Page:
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Does Your “Green” Detergent Contain Hidden Petrochemicals?

Does Your “Green” Detergent Contain Hidden Petrochemicals?

 

Have you been reaching for the laundry detergents that label themselves “green” because you believe — based on the labels on the very products — that they contain no petrochemicals?  I have. So have many others. And many people are presumably as dismayed as I am to discover that some big “green” brands still contain as much as 38% petroleum-derived ingredients.

An analysis, carried out by the CBC, scrutinized three major “green” detergent brands: Sunlight Green Clean, Clorox GreenWorks and Purex Natural Elements. Of the three, only Clorox Green Works was found to be mostly “natural,” with 98% of its ingredients found to be plant-based. Sunlight Green Clean contained 62% plant-based ingredients, and Purex Natural Elements contained 70% plant-based ingredients. With the remainder of both detergents, over 30%, consisting of chemicals derived from petroleum.

Sunlight, at least, has never made any claims of being entirely natural – its label simply states that it “includes” plant based ingredients. Purex Natural Elements, however, does claim to be over 95% “natural.”

Part of the issue is that there is no legal definition for “natural” as it applies to products such as laundry detergent — so nothing prevents companies from labeling products as “natural,” implying plant-derived or otherwise less environmentally harmful ingredients, when they are in reality significantly petroleum-based. And while Purex defends its detergent by stating that it discloses the list of ingredients on every bottle (therefore it wasn’t hiding anything!), most laypeople are not chemists and are not able to distinguish a petrochemical on a label from a “natural” or plant-derived chemical.

Ultimately, while improving the non-petroleum based content of everyday items such as laundry detergent is an excellent step forward, both Purex and Sunlight appear to have engaged in significant greenwashing on these products in the hopes of duping the consumer.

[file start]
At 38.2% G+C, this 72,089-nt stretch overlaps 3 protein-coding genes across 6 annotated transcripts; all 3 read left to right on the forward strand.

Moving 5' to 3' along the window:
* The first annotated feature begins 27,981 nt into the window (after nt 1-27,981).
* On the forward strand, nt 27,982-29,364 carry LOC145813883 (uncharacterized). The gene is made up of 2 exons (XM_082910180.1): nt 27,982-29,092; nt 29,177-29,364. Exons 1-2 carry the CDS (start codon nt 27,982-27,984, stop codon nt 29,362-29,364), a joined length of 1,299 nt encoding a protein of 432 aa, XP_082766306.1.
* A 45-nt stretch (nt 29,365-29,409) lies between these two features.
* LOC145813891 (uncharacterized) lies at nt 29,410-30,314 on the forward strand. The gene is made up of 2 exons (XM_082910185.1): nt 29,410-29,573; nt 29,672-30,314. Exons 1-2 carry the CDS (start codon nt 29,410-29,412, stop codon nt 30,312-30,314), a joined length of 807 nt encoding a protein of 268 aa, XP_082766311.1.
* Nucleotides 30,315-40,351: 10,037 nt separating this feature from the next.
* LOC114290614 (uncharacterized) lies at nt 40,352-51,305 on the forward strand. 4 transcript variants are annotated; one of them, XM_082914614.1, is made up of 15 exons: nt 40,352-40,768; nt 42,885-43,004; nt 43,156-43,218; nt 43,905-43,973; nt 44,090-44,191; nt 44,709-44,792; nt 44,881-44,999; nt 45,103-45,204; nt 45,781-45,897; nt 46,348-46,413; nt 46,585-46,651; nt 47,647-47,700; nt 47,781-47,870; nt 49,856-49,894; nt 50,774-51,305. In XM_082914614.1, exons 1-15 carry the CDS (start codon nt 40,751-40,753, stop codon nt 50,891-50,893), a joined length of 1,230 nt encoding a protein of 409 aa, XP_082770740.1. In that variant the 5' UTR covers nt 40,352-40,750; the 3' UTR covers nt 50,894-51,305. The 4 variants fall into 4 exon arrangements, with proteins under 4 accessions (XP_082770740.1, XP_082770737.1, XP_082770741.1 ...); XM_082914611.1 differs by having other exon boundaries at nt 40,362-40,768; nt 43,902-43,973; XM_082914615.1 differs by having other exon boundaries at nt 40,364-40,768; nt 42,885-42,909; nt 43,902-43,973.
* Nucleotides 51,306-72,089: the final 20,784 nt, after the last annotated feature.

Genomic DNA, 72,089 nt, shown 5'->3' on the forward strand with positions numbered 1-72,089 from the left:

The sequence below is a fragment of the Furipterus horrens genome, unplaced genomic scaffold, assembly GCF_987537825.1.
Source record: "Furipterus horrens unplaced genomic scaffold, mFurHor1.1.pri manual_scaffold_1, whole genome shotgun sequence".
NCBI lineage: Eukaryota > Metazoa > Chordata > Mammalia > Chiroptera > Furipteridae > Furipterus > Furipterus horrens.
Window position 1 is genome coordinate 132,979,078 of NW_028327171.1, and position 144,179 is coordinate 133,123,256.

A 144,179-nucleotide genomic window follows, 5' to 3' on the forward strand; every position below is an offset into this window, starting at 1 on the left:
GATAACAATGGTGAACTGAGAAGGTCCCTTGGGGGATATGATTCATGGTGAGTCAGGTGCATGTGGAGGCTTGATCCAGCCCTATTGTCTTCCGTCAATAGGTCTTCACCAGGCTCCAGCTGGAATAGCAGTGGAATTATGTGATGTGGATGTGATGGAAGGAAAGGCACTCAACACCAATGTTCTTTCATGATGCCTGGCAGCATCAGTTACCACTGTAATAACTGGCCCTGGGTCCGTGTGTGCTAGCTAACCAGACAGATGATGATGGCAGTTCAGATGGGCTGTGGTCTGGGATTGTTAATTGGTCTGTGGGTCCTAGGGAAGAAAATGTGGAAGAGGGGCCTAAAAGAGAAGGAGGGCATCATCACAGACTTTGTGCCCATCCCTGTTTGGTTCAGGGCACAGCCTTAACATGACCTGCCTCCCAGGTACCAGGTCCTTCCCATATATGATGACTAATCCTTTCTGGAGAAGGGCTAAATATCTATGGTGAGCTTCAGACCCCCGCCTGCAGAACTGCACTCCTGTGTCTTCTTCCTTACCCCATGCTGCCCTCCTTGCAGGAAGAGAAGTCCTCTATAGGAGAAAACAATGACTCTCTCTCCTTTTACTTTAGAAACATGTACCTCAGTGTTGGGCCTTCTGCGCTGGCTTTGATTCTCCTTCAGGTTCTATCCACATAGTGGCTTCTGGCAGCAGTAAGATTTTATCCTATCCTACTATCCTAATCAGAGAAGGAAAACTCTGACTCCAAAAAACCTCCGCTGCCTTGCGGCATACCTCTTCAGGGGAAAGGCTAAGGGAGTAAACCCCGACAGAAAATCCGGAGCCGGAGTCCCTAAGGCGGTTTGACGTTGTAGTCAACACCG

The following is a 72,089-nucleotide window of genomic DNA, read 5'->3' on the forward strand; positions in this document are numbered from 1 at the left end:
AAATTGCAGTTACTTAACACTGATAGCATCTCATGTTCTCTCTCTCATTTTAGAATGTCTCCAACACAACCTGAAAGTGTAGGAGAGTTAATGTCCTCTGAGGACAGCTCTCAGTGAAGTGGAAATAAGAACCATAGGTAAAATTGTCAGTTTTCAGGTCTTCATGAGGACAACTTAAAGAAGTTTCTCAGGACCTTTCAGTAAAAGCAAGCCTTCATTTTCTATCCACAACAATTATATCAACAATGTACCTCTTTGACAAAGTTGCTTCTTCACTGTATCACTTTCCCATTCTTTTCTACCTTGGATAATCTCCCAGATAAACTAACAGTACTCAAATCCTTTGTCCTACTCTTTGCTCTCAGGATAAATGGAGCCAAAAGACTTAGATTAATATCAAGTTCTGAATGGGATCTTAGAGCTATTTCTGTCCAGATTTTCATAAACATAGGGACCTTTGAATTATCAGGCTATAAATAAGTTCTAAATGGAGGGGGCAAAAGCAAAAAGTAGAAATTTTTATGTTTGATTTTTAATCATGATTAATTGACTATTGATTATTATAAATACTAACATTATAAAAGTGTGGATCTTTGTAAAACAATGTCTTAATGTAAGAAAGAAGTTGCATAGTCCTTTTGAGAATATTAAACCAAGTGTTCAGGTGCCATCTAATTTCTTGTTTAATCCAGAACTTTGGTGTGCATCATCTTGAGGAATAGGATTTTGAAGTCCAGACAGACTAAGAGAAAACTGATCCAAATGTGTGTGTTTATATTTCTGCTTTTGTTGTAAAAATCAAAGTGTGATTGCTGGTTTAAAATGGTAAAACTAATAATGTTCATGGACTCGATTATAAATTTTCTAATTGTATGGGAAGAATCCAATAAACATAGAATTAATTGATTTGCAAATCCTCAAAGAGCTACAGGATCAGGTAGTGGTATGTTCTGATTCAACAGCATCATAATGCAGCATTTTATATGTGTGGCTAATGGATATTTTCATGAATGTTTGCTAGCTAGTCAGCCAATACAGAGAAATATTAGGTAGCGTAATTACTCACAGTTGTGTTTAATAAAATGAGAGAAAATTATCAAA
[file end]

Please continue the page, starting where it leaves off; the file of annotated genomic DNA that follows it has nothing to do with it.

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Photo credit: D. Sharon Pruitt on Flickr

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32 comments

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4:07PM PST on Feb 7, 2013

why not just use vinegar to clean?

1:23PM PDT on Aug 3, 2011

Interesting.

12:20PM PDT on Jul 17, 2011

Every company is jumping on the 'natural' bandwagon. This article is exactly right, a closer look will show nothing but greenwashing in almost every case.

1:22PM PDT on Jul 16, 2011

I never buy any household cleaner without first consulting goodguide.com, which tells me exactly which products are best for health, environment, and society, and rates them in order of the best for each category.

1:22PM PDT on Jul 16, 2011

I never buy any household cleaner without first consulting goodguide.com, which tells me exactly which products are best for health, environment, and society, and rates them in order of the best for each category.

8:39AM PDT on Jul 16, 2011

Hey Laurie; thanks for the heads up! I'll definitely check it out and I encourage others to follow Laurie's lead because if more of us would look toward 'manufacturing' our own products to whatever extent possible, manuacturers would have to be more transparent in what is in their products.

11:14AM PDT on Jul 15, 2011

Sounds like fraud to me....

3:49AM PDT on Jul 15, 2011

I wonder if which brands, if any, are truly natural? I have been using Parisienne Bio (i think that's what it's called) for a few months without really questioning if it, although maybe I should now.

8:32PM PDT on Jul 14, 2011

Can't trust the labels! What constitutes 'natural' nowadays?

3:29PM PDT on Jul 14, 2011

I just read an article about how to make your own (very inexpensive) laundry soap. If you are interested, look up laundry soap recipes on the web. There are several sites that tell you how to make it and MOST are quite simple. That's one of my weekend projects. I'm going to try it!

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